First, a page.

The next second, I’m weightless and frozen, and then a cool breeze kisses my face as Finn finally stops pushing me forward.

        “Finn!” My voice echoes in the cold and empty coliseum of Malacia.  It looks exactly the same as it did two weeks ago during the great Christmas fiasco when Finn and I traveled to Litatio and almost got killed by the Heims Festival participants.  Apparently, when Finn went back to give presents to all the deadly boys and girls who about sacrificed us to try to save themselves, he stayed out of sight and delivered a few hundred wegferend food packets to the people.  Unfortunately, these few hundred food packets were not just from our fridge but nearly every other wegferend fridge in Campestris.  Now that I think about it, that might be why we’re avoiding Neva.

        “Well?” Finn gestures dramatically around the silent coliseum.  “What’s your pick?”

        “Don’t we, like, have something specific to do?” I give him a look.  “Like, maybe whatever is in that envelope that Neva’s holding outside our door?”

        He rolls his eyes.  “When did you turn all boring?”

        I gasp, mouth wide open in disbelief.  “Excuse you! Boring? Do you even know who you’re talking to?”

        He grins.  “Prove it then.”

        “I hate you.” I say, but I pass him and survey the land in front of me.  The gentle snow drifts never hit the ground, giving the whole place an ethereal look.  I start down the stairs in front of me, looking side to side at the rows and rows of grey stone seats and pulling my jacket back on over my shoulders.  

         Halting at a random row, I move toward the Doors to choose one at random, but before I can, Finn puts his hands on my shoulders and directs me down another row.

        “Not that one.” He says tersely, and I look up at him, on the step now above me in line with the row I had wanted to go down.  His eyes seem to darken, and he looks away from me.  I glance at the slivers of the Doors, where reality seems to shiver, and I see the marks underneath each one, deep and ragged.  Why not that row?  I know better than to ask, but now I’m so curious.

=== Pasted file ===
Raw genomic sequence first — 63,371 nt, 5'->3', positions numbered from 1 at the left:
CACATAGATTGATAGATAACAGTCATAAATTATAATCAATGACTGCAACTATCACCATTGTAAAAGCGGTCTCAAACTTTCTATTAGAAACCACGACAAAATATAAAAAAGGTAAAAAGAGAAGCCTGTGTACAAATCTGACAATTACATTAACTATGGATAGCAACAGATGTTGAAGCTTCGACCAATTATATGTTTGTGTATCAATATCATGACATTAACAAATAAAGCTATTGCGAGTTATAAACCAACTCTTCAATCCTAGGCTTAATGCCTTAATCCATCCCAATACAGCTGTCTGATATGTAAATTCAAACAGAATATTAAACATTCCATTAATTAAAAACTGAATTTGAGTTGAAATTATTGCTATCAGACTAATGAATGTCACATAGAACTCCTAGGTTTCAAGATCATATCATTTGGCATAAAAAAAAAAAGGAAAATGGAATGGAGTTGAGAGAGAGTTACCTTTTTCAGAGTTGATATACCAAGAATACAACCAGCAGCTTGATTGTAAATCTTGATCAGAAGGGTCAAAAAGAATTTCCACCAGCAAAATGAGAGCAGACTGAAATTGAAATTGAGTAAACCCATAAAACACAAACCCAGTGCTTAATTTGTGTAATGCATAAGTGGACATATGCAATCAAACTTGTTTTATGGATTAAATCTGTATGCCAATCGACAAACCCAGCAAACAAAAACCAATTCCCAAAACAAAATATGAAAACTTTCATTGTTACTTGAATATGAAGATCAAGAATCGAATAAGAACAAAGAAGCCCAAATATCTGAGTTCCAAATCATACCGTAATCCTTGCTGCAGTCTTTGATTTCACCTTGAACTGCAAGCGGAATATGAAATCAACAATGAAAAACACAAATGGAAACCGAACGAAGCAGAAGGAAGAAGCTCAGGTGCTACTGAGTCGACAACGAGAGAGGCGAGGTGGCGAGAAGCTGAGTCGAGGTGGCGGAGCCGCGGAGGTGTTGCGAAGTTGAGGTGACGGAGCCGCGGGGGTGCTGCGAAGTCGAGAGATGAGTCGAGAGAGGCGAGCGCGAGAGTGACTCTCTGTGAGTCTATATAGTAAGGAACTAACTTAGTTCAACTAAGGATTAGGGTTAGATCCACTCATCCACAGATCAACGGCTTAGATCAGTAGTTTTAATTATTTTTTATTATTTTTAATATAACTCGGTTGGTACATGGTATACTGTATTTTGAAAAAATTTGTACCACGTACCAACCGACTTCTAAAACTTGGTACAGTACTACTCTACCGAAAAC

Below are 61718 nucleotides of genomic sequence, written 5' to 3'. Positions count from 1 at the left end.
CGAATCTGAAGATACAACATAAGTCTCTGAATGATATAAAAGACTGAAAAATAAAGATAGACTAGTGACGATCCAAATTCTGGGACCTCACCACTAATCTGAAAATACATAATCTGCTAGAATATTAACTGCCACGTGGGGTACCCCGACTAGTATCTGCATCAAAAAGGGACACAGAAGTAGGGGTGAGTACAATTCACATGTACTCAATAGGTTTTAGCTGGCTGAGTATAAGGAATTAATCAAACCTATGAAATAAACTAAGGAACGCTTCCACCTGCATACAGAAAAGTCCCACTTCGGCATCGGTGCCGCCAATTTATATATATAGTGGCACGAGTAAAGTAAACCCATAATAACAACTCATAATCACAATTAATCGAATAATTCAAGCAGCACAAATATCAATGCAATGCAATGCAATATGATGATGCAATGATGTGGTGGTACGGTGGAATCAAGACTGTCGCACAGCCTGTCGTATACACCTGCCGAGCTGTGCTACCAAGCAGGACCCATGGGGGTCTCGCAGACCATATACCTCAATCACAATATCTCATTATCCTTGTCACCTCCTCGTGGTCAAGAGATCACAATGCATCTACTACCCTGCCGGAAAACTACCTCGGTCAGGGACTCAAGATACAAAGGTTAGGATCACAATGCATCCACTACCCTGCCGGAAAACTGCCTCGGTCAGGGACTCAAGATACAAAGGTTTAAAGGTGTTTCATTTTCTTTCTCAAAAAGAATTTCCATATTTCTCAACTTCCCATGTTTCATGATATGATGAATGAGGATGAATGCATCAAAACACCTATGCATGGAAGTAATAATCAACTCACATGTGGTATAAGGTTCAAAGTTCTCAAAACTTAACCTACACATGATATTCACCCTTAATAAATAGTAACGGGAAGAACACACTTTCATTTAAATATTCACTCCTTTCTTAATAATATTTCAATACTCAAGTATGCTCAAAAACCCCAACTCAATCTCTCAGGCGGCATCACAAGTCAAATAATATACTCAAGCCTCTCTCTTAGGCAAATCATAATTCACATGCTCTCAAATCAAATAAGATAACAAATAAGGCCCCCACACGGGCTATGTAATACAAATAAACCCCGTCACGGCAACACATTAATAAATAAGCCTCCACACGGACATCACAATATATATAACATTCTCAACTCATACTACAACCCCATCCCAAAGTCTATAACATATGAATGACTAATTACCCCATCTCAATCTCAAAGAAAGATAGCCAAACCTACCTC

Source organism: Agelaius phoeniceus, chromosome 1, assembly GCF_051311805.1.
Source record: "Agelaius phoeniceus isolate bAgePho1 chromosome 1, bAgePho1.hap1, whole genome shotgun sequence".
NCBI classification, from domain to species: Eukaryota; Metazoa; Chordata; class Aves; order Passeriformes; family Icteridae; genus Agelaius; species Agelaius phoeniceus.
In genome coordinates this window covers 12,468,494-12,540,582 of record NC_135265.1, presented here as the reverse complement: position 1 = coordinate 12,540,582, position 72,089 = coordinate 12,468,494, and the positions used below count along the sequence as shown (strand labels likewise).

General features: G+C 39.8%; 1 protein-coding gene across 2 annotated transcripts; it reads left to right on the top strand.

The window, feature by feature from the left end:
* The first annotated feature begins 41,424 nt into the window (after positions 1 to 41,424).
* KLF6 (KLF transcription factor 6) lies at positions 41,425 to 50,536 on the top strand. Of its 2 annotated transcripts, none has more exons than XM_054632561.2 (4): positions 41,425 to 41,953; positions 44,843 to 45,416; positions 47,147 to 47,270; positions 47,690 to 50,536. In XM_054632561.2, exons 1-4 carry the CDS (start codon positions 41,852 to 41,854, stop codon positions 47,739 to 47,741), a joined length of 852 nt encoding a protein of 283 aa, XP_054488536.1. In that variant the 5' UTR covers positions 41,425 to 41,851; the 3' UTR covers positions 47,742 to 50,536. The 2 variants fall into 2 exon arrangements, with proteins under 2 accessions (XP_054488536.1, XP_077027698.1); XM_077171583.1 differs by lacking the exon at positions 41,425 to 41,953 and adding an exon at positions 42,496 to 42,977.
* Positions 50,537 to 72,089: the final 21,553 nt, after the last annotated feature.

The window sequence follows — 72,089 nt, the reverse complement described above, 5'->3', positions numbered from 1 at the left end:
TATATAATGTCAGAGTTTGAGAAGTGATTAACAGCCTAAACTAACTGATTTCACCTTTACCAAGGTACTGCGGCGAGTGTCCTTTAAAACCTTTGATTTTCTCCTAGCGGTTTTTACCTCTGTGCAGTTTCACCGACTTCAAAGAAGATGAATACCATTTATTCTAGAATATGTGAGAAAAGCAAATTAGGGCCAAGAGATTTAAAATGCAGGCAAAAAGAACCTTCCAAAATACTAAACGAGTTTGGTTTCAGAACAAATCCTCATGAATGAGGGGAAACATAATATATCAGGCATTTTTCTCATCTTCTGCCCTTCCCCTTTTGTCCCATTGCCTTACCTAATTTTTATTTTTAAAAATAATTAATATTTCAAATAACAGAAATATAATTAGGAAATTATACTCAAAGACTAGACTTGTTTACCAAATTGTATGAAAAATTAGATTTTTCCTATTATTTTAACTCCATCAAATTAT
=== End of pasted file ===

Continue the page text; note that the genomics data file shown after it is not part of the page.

Nonetheless, I plop down a few more steps and turn down a row with no markings on the Doors.  Finn follows behind as I count softly under my breath, and then I halt in front of the chosen Door.  

        Finn scrunches his brow.  “Why the seventh one specifically?”

        Well, now I can’t help it.  “Why not that row?”

        He averts my glance again and avoids the question by stepping into the Door I chose.  Before I follow, I look back up the coliseum, counting seven rows back up to that forbidden row.  I make a mental note that it’s the fourteenth row down from where we come in, and then I step softly into this new dimension.

         A ten minute walk down the twisting and turning tunnel and a suggestion from Finn to regroup at the Door later, the dust is settling from whatever earthquake or collapse just happened.  I’m face down with a mouthful of dirt, Finn’s hand clenching my wrist tightly.  I push my upper body up with my forearms, causing dirt and a few stones to tumble off of my back.  I start to cough, trying to clear my lungs of the grime.  I feel Finn let go of my wrist and hear him coughing and heaving himself to a sitting position.  I do the same, about five feet away from him in the knee-high layer of dirt that now covers the ground.

        “Um,” I get out through coughs, “what the hell?”

        “Huh,” is his only response.  He’s too busy looking around the tunnel, pressing his palms on the wall closest to him.  Soon, I’m going to stop asking him questions.

          I can barely see, through the softly falling dust, that the open end of the tunnel luckily seems to have not caved in.  However, the wall where the Door had maybe been before looks a few feet closer that it was before.  A jagged end to a rock sticks out of the wall that wasn’t there before.  At least, I don’t think it was.

        “Sh!” Finn says out of nowhere, making me jump nearly a foot.  

        “What the…I didn’t say any…” I get shushed again.  Great.

         I give him a look, but he’s not paying attention, just looking up.  Something about his eyes makes me stop, and my breath catches.  The air is heavy with that feeling that you get when someone’s watching.    Slowly, I follow Finn’s gaze upward, the only movement in the still air.  And then, my eyes go wide.

         The first thing I notice when I look up from that dusty tunnel floor is sunlight.  White light streams down from an opening probably miles above us, now dancing and blinking in our little section of the tunnel.  A hole has opened up from the surface to our tunnel, jagged and uneven.  It’s probably only wide enough to barely fit for a person to crawl up.  But nothing is crawling up.  Something is, however, crawling down.

To Be Continued next week in Tunnels: Part Two!

Featured Image found at: http://www.publicdomainpictures.net/view-image.php?image=19660&picture=into-the-tunnel